The COVID Challenge: Arthouses Adjust to a Reconfigured Landscape
In the Heights, Black Widow, Respect and Candyman—not typical indie-film fare, but because of the pressures of the ongoing pandemic on theatrical moviegoing, these are just some of the films arthouses have booked over the past several months. Granted, the supply of new available films was massively down, and theaters have been desperate to get audiences back into seats, but COVID-related shifts in arthouse exhibition have been significant, myriad and potentially long-lasting. And none of it is good for indie filmmakers. For example, here’s something you probably don’t want to hear from your neighborhood indie venue: “We’re seriously considering playing No Time to Die, which we would never have done before,” says one executive director.
Many theaters have not survived at all. In the past six months, about 300 cinemas owned by Pacific Theatres and ArcLight were closed down permanently, while Cinemark also shuttered many venues, including a number of its indie-friendly CineArts locations.Thanks to the U.S. government’s $16 billion Shuttered Venue Operators grant, more than 1,400 indie cinemas were thrown a lifeline. (“Fuck, if it didn’t happen,” says one program director—“it was huge.”) But the aid is temporary, of course, so theaters are being forced to adapt—and in ways that could potentially hurt smaller films.
“Our ethos is the same,” says Greg Laemmle, president of the family-owned, L.A.-based Laemmle Theatres chain, “but that ethos is also driven by the reality that we need to keep the doors open. So, playing the better commercial films is going to help do that.” Laemmle admits that this could hurt indie titles, “because once you commit to opening something bigger, it may kick something else out.”
Alamo Drafthouse founder Tim League also concedes that they’ve been “playing it safe” by “leaning harder into the commercial space.” While the chain screened a few indie films that played well—including Pig and Roadrunner: A Film About Anthony Bourdain—he admits, “We’re under a lot of pressure to perform.”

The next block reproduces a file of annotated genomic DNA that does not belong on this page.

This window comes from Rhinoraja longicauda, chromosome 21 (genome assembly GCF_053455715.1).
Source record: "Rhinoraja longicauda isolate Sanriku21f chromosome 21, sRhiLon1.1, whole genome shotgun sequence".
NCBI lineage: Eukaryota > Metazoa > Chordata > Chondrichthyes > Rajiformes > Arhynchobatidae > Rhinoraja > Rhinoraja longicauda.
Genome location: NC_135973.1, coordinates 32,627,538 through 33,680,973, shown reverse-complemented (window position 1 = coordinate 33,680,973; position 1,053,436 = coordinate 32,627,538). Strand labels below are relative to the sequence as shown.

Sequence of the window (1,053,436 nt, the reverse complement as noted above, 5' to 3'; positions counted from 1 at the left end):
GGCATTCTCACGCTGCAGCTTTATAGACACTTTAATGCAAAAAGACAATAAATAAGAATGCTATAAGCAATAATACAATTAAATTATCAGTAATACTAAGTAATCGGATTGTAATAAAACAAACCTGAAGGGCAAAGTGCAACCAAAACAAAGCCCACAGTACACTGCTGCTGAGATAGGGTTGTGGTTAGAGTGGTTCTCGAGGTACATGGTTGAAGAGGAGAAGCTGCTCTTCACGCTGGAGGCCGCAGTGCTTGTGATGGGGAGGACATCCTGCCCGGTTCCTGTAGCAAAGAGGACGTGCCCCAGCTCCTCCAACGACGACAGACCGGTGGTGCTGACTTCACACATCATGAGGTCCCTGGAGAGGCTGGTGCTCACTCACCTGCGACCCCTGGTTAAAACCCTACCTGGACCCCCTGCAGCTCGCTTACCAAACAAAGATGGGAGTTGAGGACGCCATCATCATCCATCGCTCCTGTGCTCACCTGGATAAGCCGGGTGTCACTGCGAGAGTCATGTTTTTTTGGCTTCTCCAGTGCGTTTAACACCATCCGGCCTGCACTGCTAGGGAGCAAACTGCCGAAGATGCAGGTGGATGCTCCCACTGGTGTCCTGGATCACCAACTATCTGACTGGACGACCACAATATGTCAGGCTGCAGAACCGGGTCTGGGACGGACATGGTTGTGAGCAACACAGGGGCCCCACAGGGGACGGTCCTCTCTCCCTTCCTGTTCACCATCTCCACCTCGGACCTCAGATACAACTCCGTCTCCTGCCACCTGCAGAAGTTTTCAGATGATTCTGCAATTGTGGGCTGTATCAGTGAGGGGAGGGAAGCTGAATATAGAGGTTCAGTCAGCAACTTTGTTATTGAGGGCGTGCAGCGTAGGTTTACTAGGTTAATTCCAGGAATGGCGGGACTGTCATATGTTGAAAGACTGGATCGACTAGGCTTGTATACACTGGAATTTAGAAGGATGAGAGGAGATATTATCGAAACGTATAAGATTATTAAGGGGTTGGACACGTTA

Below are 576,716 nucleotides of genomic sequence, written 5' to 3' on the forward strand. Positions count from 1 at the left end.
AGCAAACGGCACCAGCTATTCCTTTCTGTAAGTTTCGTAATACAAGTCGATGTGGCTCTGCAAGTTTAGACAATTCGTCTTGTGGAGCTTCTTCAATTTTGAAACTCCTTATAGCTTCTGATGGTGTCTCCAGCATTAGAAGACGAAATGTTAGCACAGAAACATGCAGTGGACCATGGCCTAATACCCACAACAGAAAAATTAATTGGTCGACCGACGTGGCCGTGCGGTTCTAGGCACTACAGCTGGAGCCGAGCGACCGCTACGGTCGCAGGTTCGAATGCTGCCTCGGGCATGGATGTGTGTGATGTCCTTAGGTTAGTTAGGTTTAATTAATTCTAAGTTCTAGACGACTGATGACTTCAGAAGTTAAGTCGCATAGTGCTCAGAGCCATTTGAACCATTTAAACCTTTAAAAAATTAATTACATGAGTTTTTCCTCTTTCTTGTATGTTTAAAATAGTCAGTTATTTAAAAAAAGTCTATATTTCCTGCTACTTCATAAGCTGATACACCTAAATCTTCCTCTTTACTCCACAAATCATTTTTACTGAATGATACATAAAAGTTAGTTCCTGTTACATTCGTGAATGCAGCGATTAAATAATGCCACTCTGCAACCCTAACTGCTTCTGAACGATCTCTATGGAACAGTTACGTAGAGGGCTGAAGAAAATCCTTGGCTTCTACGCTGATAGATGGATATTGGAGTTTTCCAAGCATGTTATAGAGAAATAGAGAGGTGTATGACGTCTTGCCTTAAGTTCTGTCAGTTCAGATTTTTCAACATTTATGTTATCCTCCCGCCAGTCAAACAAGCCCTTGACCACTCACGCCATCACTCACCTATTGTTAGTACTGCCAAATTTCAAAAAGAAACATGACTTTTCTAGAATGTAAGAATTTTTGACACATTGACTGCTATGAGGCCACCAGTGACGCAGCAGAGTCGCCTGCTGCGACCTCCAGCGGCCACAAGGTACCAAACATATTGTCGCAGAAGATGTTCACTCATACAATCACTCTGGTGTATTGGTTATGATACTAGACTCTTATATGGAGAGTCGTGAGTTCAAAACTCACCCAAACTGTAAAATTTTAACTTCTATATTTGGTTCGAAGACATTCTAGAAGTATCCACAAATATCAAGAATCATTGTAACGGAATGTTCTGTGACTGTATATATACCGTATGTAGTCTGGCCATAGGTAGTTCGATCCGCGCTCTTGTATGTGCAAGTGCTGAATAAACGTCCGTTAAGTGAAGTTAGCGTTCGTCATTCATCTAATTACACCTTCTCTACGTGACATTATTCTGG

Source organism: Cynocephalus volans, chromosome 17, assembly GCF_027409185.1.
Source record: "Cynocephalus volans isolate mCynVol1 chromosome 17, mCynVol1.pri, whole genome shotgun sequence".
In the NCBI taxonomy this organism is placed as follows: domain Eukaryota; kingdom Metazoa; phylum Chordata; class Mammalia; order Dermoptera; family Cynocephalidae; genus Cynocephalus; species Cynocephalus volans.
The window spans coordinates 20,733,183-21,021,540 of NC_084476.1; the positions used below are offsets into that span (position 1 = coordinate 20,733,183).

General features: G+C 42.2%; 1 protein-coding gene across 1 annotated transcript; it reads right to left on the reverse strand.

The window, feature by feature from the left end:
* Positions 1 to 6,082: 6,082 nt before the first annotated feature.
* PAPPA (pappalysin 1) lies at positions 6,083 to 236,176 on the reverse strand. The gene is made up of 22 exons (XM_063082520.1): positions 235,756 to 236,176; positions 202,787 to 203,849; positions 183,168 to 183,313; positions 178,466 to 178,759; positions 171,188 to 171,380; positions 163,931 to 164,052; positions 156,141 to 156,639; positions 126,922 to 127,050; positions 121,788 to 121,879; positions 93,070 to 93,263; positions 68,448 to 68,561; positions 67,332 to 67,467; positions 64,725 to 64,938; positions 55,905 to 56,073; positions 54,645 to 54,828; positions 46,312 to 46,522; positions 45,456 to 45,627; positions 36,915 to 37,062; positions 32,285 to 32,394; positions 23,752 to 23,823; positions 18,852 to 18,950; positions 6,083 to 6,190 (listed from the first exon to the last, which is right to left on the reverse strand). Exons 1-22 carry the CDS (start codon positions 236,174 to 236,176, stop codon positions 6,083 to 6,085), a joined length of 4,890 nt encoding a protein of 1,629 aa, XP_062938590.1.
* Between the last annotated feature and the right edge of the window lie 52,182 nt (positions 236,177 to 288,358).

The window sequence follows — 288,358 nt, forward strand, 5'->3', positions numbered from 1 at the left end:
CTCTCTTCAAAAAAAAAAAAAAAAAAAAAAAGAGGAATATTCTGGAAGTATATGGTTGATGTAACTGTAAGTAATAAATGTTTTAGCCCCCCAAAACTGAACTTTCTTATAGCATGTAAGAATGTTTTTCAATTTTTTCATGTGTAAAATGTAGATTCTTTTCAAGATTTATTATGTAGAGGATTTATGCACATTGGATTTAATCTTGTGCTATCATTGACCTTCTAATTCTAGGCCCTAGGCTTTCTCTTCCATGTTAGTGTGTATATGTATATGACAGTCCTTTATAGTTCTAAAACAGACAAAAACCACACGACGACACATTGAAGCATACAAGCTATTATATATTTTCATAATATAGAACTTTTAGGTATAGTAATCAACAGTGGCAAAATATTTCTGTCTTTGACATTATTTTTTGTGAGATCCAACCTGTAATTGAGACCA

Such stressors—and the general shift across the board to shorter release windows—have created a theatrical landscape of truncated releases. Slow rollouts, word-of-mouth buzz-building and sleeper hits are increasingly rare. As Balcony Booking’s Connie White says, “Two weeks is the new four weeks.” White, who books for around 25 arthouses across the country, says, “We have to move films in and out quicker—which might make room for more films, but now, all of a sudden, we have to rethink every film on Monday.”
Rebecca Fons, the new director of at Chicago’s Gene Siskel Film Center, says after encouraging first-weekend sales of Leos Carax’s Cannes best-director winner Annette, “the crowds dry up. The folks who want to see it on the big screen all come out and see it right away, and everybody else stays home.” (The film received a two-week theatrical window before becoming available on Amazon Prime.)
This summer’s release of The Green Knight notably overperformed, persisting on some theaters’ screens for more than four weeks, but that pales in comparison to 2019’s Parasite, which Fons booked at an indie theater in Iowa City for 12 concurrent weeks. For what theaters call a success nowadays, “the goalposts have moved and keep moving.” Adds Fons: “They aren’t even on the field anymore.”
To adjust to the current marketplace, Deirdre Haj, executive director of the popular arthouse Film Streams in Omaha, Nebraska, suggests runs may be even shorter. “Maybe a film doesn’t play for one or two weeks, but like a festival model,” she says. “Maybe we bring in a filmmaker for one night.”
Because new independent releases don’t last long theatrically, many arthouses have relied more on repertory programming and classic films—what the Belcourt Theatre’s Toby Leonard likens to “comfort food,” he says, “because we all need some comfort right now.” Whether it’s a Fellini retrospective or a repertory showing of Robert Townsend’s Hollywood Shuffle, “on a per-screening basis, it’s still by and large the best thing going,” he says.